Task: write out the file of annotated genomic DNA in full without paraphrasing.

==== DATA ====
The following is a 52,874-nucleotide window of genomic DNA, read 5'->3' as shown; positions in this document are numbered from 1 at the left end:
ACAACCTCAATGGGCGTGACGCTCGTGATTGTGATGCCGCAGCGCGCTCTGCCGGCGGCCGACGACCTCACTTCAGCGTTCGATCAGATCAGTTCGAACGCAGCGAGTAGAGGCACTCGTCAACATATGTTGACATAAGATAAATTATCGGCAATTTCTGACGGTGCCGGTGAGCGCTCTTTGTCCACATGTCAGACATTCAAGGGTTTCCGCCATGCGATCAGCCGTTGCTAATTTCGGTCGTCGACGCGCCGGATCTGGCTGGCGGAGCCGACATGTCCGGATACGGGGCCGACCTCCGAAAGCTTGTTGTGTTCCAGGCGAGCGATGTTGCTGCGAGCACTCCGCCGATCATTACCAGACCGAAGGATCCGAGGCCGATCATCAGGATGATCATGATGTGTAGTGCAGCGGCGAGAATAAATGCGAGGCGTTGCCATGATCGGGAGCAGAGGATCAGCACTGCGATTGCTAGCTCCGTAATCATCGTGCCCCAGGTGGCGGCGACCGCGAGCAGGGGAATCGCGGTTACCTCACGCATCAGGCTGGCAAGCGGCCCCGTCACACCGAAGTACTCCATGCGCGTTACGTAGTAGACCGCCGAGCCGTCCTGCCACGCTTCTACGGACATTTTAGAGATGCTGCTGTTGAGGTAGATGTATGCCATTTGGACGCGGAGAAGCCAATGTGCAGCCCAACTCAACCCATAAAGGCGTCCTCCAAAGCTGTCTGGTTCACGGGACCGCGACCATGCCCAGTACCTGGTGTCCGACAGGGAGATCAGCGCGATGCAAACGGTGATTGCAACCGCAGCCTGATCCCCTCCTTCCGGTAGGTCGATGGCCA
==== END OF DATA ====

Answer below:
The following is a 52,874-nucleotide window of genomic DNA, read 5'->3' as shown; positions in this document are numbered from 1 at the left end:
ACAACCTCAATGGGCGTGACGCTCGTGATTGTGATGCCGCAGCGCGCTCTGCCGGCGGCCGACGACCTCACTTCAGCGTTCGATCAGATCAGTTCGAACGCAGCGAGTAGAGGCACTCGTCAACATATGTTGACATAAGATAAATTATCGGCAATTTCTGACGGTGCCGGTGAGCGCTCTTTGTCCACATGTCAGACATTCAAGGGTTTCCGCCATGCGATCAGCCGTTGCTAATTTCGGTCGTCGACGCGCCGGATCTGGCTGGCGGAGCCGACATGTCCGGATACGGGGCCGACCTCCGAAAGCTTGTTGTGTTCCAGGCGAGCGATGTTGCTGCGAGCACTCCGCCGATCATTACCAGACCGAAGGATCCGAGGCCGATCATCAGGATGATCATGATGTGTAGTGCAGCGGCGAGAATAAATGCGAGGCGTTGCCATGATCGGGAGCAGAGGATCAGCACTGCGATTGCTAGCTCCGTAATCATCGTGCCCCAGGTGGCGGCGACCGCGAGCAGGGGAATCGCGGTTACCTCACGCATCAGGCTGGCAAGCGGCCCCGTCACACCGAAGTACTCCATGCGCGTTACGTAGTAGACCGCCGAGCCGTCCTGCCACGCTTCTACGGACATTTTAGAGATGCTGCTGTTGAGGTAGATGTATGCCATTTGGACGCGGAGAAGCCAATGTGCAGCCCAACTCAACCCATAAAGGCGTCCTCCAAAGCTGTCTGGTTCACGGGACCGCGACCATGCCCAGTACCTGGTGTCCGACAGGGAGATCAGCGCGATGCAAACGGTGATTGCAACCGCAGCCTGATCCCCTCCTTCCGGTAGGTCGATGGCCA